The Southwestern Historical Quarterly, Volume 94, July 1990 - April, 1991 Page: 226
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Cover: This '-plate daguerreotype of Edward Burleson (1798-1851) taken
by an unknown artist in 1850 is the only known photograph of the former vice
president of the Republic of Texas. After arriving in Texas in 1830, he was in-
volved in many critical events during the years of the revolution and the
republic, including the Battle of San Jacinto. While doing research for his well-
known historical painting The Battle of San jacinto, artist Henry McArdle corre-
sponded with Edward Burleson's cousin, Rufus Burleson, who told the story of
this daguerreotype in a letter to McArdle dated October 31, 1887. According to
the letter, which is now located in the McArdle Scrapbook in the Texas State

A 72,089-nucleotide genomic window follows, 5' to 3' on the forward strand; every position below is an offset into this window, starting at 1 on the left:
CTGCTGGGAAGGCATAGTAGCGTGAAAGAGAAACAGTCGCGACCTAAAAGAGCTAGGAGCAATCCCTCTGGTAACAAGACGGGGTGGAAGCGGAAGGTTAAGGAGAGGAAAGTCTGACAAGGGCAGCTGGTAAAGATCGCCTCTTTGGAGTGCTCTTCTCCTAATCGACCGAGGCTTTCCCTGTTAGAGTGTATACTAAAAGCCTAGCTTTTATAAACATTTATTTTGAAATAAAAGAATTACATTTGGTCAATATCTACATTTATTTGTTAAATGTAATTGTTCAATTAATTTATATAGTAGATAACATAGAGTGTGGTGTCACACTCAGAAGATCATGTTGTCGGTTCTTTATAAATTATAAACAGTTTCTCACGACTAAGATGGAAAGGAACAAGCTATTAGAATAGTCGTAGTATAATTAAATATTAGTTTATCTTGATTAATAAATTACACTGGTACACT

Archives, Edward Burleson's daughters caught him one day in 1850 in San
Marcos "in his everyday farm suit and by entreaties forced him into a picture
gallery . . . and had a poor likeness taken." Apparently this is the only photo-
graph he ever allowed to be taken of him. As his cousin stated in the letter to
McArdle, "The truth is that grand old hero of 30o battles had such contempt for
all the tricks and artifices that little souls use to magnify themselves that he
never had a likeness taken of himself," except for the one taken that day in San
Marcos. In an article on page 299 of this issue, John H. Jenkins discusses
Edward Burleson's role in the creation and popularization of the well-known
quote, "Thermopylae had her messenger of defeat; the Alamo had none."
Courtesy Archives Division, Texas State Library.
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Texas State Historical Association. The Southwestern Historical Quarterly, Volume 94, July 1990 - April, 1991, periodical, 1991; Austin, Texas. (texashistory.unt.edu/ark:/67531/metapth101214/m1/226/: accessed March 30, 2017), University of North Texas Libraries, The Portal to Texas History, texashistory.unt.edu; crediting Texas State Historical Association.